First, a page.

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IV Drug Effective Against Malaria in Soldiers

Artemisia annua showing promise as intravenous malaria drug in U.S. soldiers

FRIDAY, Dec. 16 (HealthDay News) -- Used for centuries as the purgative known as wormwood, extract of Artemisia annua in intravenous form clears the malaria parasite from the blood more rapidly than other anti-malarials currently on the market, according to U.S. Army investigators. They reported results using IV artesunate this week at the 54th annual meeting of the American Society of Tropical Medicine and Hygiene in Washington, D. C.

Peter J. Weina, M.D., of the Walter Reed Army Institute of Research in Silver Spring, Maryland, noted that U. S. soldiers deployed to regions where malaria is endemic are at particular risk of acute infection because they have no acquired immunity against this potentially fatal infection.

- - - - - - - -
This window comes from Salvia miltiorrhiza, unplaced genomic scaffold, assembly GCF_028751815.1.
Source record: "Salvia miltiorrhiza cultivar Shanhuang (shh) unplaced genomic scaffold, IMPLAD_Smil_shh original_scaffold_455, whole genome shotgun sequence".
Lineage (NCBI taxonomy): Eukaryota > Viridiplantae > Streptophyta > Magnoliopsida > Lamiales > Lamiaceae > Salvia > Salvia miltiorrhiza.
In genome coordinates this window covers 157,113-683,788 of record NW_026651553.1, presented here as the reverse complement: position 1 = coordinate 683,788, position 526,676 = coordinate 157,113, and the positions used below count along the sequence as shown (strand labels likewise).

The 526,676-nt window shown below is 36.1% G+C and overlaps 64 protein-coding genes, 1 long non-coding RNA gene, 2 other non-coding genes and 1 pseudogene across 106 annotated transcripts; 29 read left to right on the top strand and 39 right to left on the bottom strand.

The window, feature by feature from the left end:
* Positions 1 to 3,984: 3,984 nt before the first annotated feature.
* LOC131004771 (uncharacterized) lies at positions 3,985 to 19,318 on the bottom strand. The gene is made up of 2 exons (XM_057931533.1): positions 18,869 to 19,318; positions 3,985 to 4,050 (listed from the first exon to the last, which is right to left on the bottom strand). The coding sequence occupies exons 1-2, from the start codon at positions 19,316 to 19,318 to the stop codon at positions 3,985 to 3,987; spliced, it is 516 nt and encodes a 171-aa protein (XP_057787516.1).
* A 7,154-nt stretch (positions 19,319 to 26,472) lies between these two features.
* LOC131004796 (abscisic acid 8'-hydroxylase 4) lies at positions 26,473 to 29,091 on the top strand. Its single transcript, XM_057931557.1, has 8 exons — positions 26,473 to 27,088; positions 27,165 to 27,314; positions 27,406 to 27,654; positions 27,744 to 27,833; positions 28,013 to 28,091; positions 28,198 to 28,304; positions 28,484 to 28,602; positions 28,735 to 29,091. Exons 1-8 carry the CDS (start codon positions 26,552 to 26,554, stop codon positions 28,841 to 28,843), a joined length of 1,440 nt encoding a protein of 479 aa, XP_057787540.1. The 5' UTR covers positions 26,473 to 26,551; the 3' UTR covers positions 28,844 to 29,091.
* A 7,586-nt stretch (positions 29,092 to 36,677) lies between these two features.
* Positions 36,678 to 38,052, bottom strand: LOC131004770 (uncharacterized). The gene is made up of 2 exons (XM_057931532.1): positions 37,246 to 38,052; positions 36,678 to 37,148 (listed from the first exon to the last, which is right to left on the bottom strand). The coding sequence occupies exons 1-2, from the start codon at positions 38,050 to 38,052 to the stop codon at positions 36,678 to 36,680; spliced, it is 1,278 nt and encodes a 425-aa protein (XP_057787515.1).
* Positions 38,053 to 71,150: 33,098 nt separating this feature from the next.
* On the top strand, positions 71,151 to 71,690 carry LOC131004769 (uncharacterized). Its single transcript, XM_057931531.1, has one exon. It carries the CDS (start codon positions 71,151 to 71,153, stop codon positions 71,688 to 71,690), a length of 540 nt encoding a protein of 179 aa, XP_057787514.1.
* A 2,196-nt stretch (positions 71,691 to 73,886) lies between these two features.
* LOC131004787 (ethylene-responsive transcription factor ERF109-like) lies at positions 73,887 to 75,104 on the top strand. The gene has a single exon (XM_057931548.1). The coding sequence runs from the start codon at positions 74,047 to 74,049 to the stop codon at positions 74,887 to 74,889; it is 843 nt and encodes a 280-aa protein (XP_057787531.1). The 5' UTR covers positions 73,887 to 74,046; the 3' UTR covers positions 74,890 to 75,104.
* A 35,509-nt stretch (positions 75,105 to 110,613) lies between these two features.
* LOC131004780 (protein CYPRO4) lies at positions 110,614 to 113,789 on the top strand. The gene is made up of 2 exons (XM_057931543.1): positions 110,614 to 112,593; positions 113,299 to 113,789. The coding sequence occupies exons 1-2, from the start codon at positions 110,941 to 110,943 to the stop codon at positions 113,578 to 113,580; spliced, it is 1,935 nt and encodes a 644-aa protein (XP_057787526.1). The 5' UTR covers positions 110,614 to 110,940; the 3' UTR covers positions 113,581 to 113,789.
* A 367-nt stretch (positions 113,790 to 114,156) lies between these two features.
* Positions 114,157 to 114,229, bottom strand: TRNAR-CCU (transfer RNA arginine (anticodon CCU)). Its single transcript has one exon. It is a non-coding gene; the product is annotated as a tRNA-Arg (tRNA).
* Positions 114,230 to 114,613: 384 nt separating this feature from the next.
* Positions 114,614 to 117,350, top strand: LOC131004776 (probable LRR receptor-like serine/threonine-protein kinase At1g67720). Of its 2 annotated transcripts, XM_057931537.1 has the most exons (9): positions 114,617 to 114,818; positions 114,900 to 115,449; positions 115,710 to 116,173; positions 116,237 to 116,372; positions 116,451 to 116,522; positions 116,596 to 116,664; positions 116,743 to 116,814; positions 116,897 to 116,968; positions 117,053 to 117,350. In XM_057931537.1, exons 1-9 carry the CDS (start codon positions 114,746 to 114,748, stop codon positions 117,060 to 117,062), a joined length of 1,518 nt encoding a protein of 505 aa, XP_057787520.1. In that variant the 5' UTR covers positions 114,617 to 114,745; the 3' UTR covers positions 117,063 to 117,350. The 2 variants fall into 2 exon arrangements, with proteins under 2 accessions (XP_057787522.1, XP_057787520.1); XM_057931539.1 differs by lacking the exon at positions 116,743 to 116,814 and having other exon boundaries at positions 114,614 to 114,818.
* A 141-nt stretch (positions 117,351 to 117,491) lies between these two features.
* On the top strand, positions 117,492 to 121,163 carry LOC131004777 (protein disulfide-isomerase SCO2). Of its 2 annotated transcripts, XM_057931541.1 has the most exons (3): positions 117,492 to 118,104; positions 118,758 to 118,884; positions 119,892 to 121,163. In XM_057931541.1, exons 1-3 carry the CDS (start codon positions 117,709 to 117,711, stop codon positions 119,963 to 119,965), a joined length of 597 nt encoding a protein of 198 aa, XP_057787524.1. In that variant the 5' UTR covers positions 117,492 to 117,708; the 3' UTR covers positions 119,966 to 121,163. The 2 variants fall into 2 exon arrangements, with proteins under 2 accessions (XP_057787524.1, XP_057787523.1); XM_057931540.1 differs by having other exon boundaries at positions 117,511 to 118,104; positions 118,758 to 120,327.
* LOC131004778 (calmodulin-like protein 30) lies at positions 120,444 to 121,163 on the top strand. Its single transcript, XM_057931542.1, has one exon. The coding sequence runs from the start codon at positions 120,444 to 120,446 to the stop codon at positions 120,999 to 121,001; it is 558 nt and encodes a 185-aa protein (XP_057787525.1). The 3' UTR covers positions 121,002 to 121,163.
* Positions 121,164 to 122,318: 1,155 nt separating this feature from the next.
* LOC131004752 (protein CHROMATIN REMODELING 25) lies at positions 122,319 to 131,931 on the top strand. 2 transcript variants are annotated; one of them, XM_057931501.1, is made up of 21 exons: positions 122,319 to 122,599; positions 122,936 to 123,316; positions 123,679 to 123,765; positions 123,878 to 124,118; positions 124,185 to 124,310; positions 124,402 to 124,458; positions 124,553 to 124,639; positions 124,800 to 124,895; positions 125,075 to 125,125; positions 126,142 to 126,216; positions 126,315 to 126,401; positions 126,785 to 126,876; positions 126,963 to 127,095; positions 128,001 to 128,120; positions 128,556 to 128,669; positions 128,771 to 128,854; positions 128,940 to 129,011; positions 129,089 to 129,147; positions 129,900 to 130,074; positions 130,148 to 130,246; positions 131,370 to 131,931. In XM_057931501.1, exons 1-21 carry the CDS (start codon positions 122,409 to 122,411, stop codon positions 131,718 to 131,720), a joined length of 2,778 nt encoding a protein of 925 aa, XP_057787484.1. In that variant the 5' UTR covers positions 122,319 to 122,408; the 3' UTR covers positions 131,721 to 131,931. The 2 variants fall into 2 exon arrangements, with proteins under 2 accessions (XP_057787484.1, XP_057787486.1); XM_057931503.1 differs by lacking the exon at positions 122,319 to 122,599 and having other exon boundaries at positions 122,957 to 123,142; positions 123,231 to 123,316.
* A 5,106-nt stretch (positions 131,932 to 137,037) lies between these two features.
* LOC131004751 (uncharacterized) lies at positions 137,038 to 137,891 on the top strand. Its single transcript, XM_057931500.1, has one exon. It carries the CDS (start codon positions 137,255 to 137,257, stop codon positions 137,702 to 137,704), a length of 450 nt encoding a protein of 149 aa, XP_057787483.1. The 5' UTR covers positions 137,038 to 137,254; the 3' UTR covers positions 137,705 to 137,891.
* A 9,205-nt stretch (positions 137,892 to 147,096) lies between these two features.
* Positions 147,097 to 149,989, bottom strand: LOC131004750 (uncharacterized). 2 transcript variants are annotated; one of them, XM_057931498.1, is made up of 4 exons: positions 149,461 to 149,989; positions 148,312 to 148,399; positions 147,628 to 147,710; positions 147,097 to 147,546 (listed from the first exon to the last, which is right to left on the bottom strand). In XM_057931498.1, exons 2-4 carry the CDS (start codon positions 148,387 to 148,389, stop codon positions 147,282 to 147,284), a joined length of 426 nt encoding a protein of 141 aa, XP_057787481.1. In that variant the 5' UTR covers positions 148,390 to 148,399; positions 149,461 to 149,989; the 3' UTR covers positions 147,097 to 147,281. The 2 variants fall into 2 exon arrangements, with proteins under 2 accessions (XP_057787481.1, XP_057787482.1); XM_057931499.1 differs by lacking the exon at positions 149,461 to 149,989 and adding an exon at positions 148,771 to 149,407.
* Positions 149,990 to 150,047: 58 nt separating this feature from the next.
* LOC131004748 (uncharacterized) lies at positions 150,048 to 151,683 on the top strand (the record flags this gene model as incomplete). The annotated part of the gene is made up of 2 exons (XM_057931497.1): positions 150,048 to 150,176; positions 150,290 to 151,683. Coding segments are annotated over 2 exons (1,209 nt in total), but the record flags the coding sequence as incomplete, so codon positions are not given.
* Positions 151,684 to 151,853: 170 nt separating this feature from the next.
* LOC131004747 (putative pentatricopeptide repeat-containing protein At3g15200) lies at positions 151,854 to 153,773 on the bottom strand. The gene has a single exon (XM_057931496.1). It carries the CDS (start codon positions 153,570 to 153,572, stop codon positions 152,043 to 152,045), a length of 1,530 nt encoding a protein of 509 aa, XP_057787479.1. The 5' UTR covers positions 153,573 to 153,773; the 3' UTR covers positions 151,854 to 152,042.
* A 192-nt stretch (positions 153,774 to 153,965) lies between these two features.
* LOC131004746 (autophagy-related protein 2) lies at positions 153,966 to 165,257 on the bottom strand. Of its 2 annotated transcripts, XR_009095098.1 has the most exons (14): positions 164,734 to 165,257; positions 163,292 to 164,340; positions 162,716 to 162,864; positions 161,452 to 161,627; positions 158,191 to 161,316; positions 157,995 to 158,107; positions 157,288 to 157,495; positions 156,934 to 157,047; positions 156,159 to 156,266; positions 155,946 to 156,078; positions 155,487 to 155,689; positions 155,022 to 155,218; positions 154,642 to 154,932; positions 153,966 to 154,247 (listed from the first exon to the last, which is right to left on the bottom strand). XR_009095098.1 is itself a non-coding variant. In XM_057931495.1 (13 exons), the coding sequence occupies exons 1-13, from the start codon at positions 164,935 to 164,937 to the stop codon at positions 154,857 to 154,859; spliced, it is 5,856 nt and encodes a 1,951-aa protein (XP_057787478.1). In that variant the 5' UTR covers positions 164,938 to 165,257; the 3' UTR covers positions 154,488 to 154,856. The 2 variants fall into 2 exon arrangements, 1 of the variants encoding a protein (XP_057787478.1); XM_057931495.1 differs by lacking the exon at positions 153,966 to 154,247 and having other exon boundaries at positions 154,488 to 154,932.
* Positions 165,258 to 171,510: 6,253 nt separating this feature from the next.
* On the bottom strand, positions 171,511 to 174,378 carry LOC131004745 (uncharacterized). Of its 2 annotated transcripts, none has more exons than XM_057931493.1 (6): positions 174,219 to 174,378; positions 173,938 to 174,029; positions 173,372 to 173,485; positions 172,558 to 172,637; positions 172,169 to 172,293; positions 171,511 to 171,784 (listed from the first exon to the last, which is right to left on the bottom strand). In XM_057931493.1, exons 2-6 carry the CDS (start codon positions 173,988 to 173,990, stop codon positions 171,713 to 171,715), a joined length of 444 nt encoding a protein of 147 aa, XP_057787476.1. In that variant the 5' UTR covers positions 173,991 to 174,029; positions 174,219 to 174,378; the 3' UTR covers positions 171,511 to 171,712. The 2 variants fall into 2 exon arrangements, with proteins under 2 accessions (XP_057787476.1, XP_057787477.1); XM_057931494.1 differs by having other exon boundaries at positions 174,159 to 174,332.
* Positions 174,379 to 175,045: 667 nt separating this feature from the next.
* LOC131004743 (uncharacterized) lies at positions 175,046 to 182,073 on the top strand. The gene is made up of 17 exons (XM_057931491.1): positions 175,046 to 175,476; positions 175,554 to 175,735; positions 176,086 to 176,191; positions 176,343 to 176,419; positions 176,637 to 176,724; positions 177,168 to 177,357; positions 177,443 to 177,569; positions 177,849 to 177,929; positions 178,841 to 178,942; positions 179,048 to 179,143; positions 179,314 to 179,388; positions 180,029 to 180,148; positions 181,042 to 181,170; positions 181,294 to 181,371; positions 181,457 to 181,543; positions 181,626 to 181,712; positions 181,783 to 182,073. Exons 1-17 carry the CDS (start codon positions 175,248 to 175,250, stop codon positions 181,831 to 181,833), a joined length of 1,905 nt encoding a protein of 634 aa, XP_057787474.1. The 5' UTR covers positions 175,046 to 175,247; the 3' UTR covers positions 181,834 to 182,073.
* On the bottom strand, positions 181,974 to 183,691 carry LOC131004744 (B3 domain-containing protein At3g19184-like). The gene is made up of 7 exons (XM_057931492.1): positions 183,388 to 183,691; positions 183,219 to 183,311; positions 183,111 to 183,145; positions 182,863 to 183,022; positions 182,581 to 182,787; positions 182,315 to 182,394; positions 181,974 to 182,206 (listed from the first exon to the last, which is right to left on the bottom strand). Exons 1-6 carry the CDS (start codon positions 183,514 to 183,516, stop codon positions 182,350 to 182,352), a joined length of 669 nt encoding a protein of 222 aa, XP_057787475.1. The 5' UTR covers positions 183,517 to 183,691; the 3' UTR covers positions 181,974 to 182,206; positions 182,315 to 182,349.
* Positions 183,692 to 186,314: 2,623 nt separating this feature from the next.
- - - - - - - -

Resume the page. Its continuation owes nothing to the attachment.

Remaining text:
There are no FDA-approved IV drugs using artemisinins, highly effective anti-malarial compounds, for treatment in the United States. Weina is conducting a phase I study using IV artesunate in U.S. soldiers with acute malarial infection.

Preliminary data are promising enough that Weina has successfully filed an Investigational New Drug Application with the FDA. "We envision our formulation of a cGMP-produced, FDA-licensed, intravenous artesunate being available for the world as well as for our own troops to use in the very near future," the authors write.

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